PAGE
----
* Lawmaker blew lid on $6.8 bln fuel subsidy scam
* Charged with accepting bribe from oil tycoon
* Lawyer says case is conspiracy by oil firms, officials
By Camillus Eboh
ABUJA, Feb 1 A lawmaker who led a corruption
probe into Nigeria's fuel subsidy last year was charged on
Friday with accepting a $3 million bribe from a billionaire oil
tycoon to remove his company from the list of fraudsters.
Nigerian legislator Farouk Lawan blew the lid on a $6.8
billion scam in a state fuel subsidy, exposing a web of
fraudulent transactions that enabled corrupt officials and fuel
marketers to grow rich, often without delivering a drop of fuel.
He pleaded not guilty in court on Friday to four counts of
bribery brought against him by the federal government and his
supporters say he is being targetted by those implicated in his
Africa's largest crude exporter has to import 80 percent of
its fuel needs because its refineries are in disrepair. The
government pays a subsidy on the fuel, which breeds corruption
and is the single biggest drain of the federal budget.
Lawan's arrest risks discrediting his findings, although two
subsequent independent probes have come to similar conclusions.
He is accused of taking $500,000 - part of an agreed $3
million bribe - from Femi Otedola, one of Nigeria's richest men,
to keep his oil firm Zenon Petroleum out of his report.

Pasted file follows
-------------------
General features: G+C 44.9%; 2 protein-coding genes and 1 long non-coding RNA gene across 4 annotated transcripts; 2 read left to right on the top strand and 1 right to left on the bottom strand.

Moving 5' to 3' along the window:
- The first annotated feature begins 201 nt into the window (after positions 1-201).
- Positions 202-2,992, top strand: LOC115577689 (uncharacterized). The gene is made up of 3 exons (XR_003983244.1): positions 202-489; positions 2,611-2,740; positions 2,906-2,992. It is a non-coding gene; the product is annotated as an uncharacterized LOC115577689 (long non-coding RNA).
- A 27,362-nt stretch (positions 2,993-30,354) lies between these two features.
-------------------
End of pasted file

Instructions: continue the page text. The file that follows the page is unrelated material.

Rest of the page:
"You Farouk Lawan ... in the course of your official duty
corruptly asked for the sum of $3 million for yourself from Femi
Otedola ... to afterwards show favour to Femi Otedola," charges
read in the Abuja High Court said.
The judge ordered that Lawan be remanded in police custody
until a bail hearing on Feb. 8.
Another member of Lawan's parliamentary fuel subsidy
committee, Emenalo Boniface, is charged on three counts for also
demanding the bribe from Otedola, who will not face prosecution
because he told the authorities about the deal.
Lawan's supporters say this is evidence he was a set up by
President Goodluck Jonathan's administration, in collusion with
Otedola, because they were embarrassed by his findings.
Lawan's lawyer said last year that the case was a conspiracy
brought by fraudulent oil marketers and powerful government
officials who wanted his report discredited. He said Lawan
accepted the bribe only to expose Otedola, saying he disclosed
the payment to parliament and left the cash there.
If Lawan is found guilty it could end any attempt to seek
justice in the subsidy scandal, an outcome likely to please
Nigeria's powerful oil marketers and some corrupt government
officials, but enrage the public.
The report fingered several fuel companies, including a
local unit of ExxonMobil, as being involved and called
for the board of the state oil firm, including its head Oil
Minister Diezani Alison-Madueke, to resign.
Lawan's report was scathing about some of Nigeria's most
powerful people - few would dare take on the oil minister - and
was an embarrassment to Jonathan, whose office pledged to
prosecute those implicated but urged patience.